Man shot at Saracens remains at hospital

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TURNER — A Turner man who called 911 Tuesday afternoon to report that he’d been shot multiple times remaints at Central Maine Medical Center after undergoing emergency surgery.

Bertrand Binette, 67, called emergency dispatchers at 2 p.m. to report that he’d been shot near his Route 4 home, which doubles as the Saracens Motorcycle Clubhouse.

Binette was taken to Central Maine Medical Center with four gunshot wounds, said Stephen McCausland, spokesman for the Maine State Police. He did not know the exact nature of Binette’s wounds nor his condition Tuesday night.

“At this point, there’s a high likelihood that he will survive,” McCausland said.

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A nursing supervisor at CMMC said Tuesday night that Binette was not a patient at the hospital.

McCausland said the investigation was a joint effort of troopers and detectives from the Maine State Police and deputies from the Androscoggin County Sheriff’s Department. He said that authorities interviewed several people and collected evidence throughout the afternoon.

McCausland would not confirm early rumors that Binette returned fire or say whether investigators had a suspect.

“The circumstances of the shooting and who is responsible are being actively investigated by the state police and sheriff’s office, and I expect that the investigation will continue tomorrow,” McCausland said. “There are just some details we won’t get into about this.”

According to its Web site, the Saracens Motorcycle Club was incorporated in 1970. The club reports doing a lot of charity work for groups such as Good Shepherd Food-Bank in Auburn and helping sick children. Last year, the group completed a renovation project at the clubhouse that included a new roof and more space.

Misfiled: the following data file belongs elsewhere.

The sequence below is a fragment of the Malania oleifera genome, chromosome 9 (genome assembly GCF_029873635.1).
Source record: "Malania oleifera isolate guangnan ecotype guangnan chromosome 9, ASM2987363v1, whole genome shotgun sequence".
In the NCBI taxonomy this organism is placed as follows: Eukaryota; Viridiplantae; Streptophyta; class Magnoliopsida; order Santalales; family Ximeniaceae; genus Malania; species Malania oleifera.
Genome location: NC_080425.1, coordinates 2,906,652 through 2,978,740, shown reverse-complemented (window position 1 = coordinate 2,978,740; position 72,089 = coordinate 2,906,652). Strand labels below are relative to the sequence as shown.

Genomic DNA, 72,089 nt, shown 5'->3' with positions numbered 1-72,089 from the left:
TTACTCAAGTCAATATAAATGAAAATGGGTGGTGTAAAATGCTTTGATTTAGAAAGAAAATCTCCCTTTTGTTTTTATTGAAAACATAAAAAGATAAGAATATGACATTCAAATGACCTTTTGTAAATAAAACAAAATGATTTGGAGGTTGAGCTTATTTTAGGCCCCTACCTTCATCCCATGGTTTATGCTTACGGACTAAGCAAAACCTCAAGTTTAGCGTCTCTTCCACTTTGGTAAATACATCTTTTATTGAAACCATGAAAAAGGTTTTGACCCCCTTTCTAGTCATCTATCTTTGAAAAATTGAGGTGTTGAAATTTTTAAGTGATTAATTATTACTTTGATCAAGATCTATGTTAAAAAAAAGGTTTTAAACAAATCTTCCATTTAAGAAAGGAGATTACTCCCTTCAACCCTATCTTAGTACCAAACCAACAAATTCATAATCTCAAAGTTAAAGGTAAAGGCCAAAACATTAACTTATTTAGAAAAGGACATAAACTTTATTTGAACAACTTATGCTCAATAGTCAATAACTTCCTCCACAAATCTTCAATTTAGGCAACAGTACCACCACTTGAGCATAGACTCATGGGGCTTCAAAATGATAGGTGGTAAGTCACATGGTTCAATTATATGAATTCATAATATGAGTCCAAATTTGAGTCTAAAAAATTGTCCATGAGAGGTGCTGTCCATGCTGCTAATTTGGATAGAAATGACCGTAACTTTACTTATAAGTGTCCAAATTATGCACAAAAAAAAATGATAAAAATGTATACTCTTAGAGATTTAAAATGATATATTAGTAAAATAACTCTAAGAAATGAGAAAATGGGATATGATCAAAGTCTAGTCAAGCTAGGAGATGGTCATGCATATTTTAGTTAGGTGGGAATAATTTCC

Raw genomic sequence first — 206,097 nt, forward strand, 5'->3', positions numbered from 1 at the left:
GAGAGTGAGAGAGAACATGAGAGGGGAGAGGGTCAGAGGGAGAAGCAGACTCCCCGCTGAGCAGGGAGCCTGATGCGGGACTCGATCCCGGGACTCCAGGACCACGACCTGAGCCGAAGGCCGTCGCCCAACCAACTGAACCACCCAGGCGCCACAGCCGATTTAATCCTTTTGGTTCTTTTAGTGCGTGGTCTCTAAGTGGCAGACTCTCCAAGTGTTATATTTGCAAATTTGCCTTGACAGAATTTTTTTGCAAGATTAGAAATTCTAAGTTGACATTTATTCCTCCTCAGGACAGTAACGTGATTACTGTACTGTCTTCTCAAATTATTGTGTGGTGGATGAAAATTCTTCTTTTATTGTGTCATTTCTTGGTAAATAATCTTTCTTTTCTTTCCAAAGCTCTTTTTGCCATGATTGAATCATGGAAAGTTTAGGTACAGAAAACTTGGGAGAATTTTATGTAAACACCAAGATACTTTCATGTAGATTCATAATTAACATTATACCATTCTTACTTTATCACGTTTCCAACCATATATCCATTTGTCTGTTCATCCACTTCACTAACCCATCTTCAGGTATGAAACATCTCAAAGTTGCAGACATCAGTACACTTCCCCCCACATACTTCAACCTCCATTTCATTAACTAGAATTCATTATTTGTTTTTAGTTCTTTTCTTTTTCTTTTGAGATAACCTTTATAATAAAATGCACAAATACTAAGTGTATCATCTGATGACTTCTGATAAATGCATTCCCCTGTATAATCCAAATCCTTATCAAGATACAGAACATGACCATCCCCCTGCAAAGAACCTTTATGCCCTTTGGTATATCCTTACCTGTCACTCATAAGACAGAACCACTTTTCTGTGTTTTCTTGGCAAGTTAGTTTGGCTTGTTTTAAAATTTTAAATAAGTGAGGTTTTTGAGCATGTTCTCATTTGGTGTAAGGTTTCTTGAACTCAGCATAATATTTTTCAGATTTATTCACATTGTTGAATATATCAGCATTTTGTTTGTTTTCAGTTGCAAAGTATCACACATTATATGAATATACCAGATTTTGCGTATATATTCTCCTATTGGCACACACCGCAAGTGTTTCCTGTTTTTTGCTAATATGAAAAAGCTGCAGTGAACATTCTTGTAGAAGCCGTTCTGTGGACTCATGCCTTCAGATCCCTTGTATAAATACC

The group also has a questionable reputation, according to a 2001 report commissioned by the U.S. Department of Justice that addressed drug threats in Maine. The report listed the club as an “outlaw motorcycle gang” affiliated with the Hells Angels that actively distributes cocaine, methamphetamine and marijuana throughout central and western Maine.

According to Web sources, the name “Saracen” originally referred to members of Muslim nomadic tribes along the Syrian borders of the Roman Empire during the period of the Crusades. They were resistance fighters attacking Crusaders. The ancient Greeks and Romans used the term “Saracen” for an Arab, and during the Middle Ages Europeans adopted the term for all Muslims.

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